The conventional approach to converting an analog signal into a digital representation is to use an analog to digital converter (ADC). Conventional ADCs sample the amplitude of the analog signal or waveform at successive, regularly spaced, points in time. The sampled amplitude values are converted to a digital format (i.e., digitized) by one of several approaches well known in the art. Once digitized, the analog signal is represented by a sequence of digital values representing the amplitudes sampled by the ADC. Normally, timing of the digital values in the amplitude sequence is known implicitly from the conversion scheme being used. Among the commonly employed ADC approaches known in the art are the over-sampling converters, such as the delta-sigma modulator-based ADCs, the successive approximation ADCs, and the so-called flash ADCs. Each of these technologies ultimately produces a string of digital words, each word representing a sampled amplitude value in digital form, in a time sequence at regularly spaced time intervals.

The analog signal can be reconstructed from the digital words produced by the conventional ADC using a digital to analog converter (DAC). The DAC ‘reads’ or processes each successive digital word in the time-sequence and produces an analog voltage level at a DAC output port that corresponds to each of the words. By reading the digital words in a manner that is consistent with the order and timing of the original analog to digital conversion, the DAC can accurately reconstruct the analog signal.

While conventional amplitude sampled analog to digital conversion or amplitude sequence analog to digital conversion can provide high fidelity conversion of analog signals to a digital form, the conventional ADCs can be costly to implement in some instances. In particular, many of the conventional ADC technologies are not well suited for simple, accurate on-chip implementations. This is especially true when considering on-chip conversion of analog signals for built-in-self-test (BIST) purposes or in design for test (DFT) instances used in conjunction with an external digital ATE. Similarly, the use of conventional ADC approaches as an interface between an analog device and an ATE can pose many problems, not the least of which is the need for extra dedicated resources in the ATE to accommodate the often high data rate digital signals generated by a conventional time-sampling ADC. Finally, the bandwidth of many conventional ADCs is severely limited by the circuitry necessary to affect the analog to digital conversion, especially when many bits of amplitude accuracy are desired.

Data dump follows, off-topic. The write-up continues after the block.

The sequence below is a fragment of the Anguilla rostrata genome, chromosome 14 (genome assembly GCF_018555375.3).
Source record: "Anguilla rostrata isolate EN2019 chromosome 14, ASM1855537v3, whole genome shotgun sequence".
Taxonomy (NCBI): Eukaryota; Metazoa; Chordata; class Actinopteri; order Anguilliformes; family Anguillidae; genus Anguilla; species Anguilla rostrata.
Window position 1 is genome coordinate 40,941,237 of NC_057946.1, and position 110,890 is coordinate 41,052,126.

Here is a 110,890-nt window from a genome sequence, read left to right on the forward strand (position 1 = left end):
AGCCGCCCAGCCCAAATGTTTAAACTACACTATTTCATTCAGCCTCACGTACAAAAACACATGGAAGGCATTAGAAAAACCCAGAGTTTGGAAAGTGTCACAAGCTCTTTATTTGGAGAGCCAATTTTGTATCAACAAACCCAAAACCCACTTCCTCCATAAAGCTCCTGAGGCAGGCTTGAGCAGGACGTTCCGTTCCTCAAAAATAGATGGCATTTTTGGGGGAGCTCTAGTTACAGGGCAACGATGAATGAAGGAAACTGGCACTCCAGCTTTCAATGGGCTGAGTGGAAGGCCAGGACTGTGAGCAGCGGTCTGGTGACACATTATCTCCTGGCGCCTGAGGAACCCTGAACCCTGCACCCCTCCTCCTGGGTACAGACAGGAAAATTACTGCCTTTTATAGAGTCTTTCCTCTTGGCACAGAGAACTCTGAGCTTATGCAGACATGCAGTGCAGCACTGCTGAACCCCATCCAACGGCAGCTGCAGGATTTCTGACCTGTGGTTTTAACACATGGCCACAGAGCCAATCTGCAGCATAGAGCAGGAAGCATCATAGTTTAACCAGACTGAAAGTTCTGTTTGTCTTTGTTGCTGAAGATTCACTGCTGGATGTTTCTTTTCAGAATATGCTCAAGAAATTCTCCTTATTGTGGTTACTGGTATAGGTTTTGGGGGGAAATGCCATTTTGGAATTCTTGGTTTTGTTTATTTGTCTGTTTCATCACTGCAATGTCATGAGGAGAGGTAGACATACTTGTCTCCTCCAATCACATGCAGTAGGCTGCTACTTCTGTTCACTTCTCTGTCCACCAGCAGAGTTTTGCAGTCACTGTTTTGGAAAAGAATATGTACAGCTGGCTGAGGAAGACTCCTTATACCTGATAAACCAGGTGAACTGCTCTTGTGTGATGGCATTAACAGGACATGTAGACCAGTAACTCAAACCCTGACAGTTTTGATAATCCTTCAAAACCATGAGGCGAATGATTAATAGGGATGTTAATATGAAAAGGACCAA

Accordingly, it would be advantageous to have a method and apparatus for transforming an analog signal into a digital representation that preserved key characteristics of the analog signal and that could optionally provide for accurate signal reconstruction from the digital representation. In addition, it would be beneficial if such a method and apparatus could be applied to any analog signal, had high bandwidth capability, and could be implemented efficiently either on-chip or off-chip. Such a method and apparatus would solve a long-standing need in the area of analog to digital signal conversion, especially as the conversion relates to processing and testing of analog signals by digital systems such as ATEs.

SUMMARY OF THE INVENTION

The present invention is a novel method and apparatus for converting analog signals into a digital representation consisting of timestamps. The digital representation of the analog signal produced by the method and apparatus of the present invention is based on a time sequence and not on a conventional amplitude sequence. Instead, the method and apparatus of the present invention produces a sequence of digitized time samples at or corresponding to the occurrence of a set of predetermined amplitude events within the analog signal. In other words, the present invention maps the analog signal to a series of events and records the time of occurrence of these events. The events according to the present invention are defined by an amplitude relationship between an analog signal or signal under test (SUT) and one or more time-varying reference signals. The time record of the occurrence of the events produced by the method and apparatus of the present invention is, or at least can be thought of as, a sequence of timestamps. The timestamp sequence generated for an analog signal by the method and apparatus of the present invention combined with knowledge of the events associated with the timestamp sequence can provide enough information to allow the reconstruction of the signal from the timestamps.